In days, November will slip again into December and winter. The first serious snow of the season can arrive at any time. It is time to reflect as we ponder the winter sky, the quiet cold that lays ahead, our journey, and how long shall it last? December and winter will arrive, filled with holiday spirit, clear cold nights when the air sparkles with starlight, reflecting off the crunching snow.

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“….the message of peace.”

It is time to rest more, to read more, to reflect, and most of all, time to grow closer to those we love, time to cherish the moments we are granted. It is time to know and live the messages we send, the message of the seasons which we enter, the message of peace.

The Happiest Day – September 13, 2011

This week has been filled with so many emotions! I am sharing this personal look inside the happiest day of Kass’s cancer journey. All of these videos and photographs were taken on September 13, 2011, exactly 2 years ago today, marking Kass’s last day of radiation treatment. Although it is still hard for us to watch because we cannot see through our tears, I am sharing it for a few reasons.

First, to remember Kass’s courage, hope and determination.

We were all so happy that day. We thought we had turned a corner. We knew the fight had only just begun, but things were looking up. The first phase was over, and Kass did great! She looks happy, beautiful, and although she lost a lot of weight, she was fierce that day. She wanted to wear her LIVESTRONG shirt because it provided such inspiration to her. And, wear it she did. Proudly. When her treatment was over, she wanted to go to the Liberty Bell and then to the Rocky steps. She ran those steps and she cried. And, I cried. At the bottom of the steps before she ran, she mentioned our friend Casey. Casey had promised to run those steps with her when she was healed. Sadly, we never made it back there and to this day, I am not sure if I could ever go back there again.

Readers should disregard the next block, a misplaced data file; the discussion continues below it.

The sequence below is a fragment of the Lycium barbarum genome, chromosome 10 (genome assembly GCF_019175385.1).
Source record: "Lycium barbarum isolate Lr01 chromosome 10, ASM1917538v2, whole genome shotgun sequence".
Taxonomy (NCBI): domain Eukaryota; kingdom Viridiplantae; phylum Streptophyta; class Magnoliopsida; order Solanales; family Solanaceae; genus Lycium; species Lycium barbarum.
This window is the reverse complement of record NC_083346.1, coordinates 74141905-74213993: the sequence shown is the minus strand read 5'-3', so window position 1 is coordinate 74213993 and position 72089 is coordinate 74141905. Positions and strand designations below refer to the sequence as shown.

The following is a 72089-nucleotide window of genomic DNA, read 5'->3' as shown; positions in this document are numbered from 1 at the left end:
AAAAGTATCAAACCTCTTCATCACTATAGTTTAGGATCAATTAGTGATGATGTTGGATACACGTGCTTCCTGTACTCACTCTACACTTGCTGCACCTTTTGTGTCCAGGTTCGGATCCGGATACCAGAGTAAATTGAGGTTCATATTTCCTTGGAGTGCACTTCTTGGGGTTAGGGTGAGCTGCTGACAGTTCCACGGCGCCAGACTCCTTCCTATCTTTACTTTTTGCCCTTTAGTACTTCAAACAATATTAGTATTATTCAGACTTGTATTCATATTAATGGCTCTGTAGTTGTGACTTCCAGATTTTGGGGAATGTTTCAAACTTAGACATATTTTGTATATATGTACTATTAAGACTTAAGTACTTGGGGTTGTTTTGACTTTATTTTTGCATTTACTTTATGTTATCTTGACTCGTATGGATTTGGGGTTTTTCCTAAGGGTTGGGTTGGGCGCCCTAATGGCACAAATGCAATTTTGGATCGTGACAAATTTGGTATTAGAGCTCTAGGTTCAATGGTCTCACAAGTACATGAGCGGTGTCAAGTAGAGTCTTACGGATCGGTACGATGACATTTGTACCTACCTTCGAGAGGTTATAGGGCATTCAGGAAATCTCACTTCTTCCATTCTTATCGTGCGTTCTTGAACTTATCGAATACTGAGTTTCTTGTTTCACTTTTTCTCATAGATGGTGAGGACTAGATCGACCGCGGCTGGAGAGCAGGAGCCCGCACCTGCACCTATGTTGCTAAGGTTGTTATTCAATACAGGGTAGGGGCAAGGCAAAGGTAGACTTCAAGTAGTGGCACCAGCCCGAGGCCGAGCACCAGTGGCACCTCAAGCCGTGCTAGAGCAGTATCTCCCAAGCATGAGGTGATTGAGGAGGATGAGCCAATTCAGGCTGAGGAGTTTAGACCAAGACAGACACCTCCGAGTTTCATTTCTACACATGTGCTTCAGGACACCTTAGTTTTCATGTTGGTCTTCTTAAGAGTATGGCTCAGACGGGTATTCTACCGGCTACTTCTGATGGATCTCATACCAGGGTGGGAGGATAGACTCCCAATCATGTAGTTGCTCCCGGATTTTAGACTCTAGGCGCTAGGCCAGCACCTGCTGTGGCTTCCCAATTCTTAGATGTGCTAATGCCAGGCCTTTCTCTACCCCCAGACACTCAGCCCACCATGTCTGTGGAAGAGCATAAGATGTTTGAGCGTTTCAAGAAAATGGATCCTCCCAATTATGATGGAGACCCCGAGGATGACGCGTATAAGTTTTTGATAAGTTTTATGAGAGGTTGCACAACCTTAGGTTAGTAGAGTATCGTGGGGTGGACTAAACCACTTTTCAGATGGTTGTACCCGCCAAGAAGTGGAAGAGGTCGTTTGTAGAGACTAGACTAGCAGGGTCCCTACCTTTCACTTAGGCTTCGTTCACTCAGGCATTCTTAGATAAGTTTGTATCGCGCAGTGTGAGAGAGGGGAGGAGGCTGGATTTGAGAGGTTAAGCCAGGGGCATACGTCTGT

Secondly, I share this with you to personalize the cancer journey.

For one full year, standing proudly next to Kass as she fought, our family lived every emotion of the human experience almost every single day. From the tears, sadness, frustration, and anger, to the daily smiles, love, happiness, stillness, laughter, joy, courage, faith, and hope (we can never forget the hope); cancer brings them all to the surface and forces you to stand in the truth and live. Right then…..Right there….Always looking forward…..Wrapping yourself in the love of family and friends, your faith in God and the doctors and nurses who will care for you, and in the HOPE that lives inside of you, where the reserves have been building over a lifetime of viewing the world through optimistic and loving eyes. What other choice does one truly have? Kass used to say, “Cancer has made my lens so crystal clear. I see things with an unbelievable clarity that I never had before.”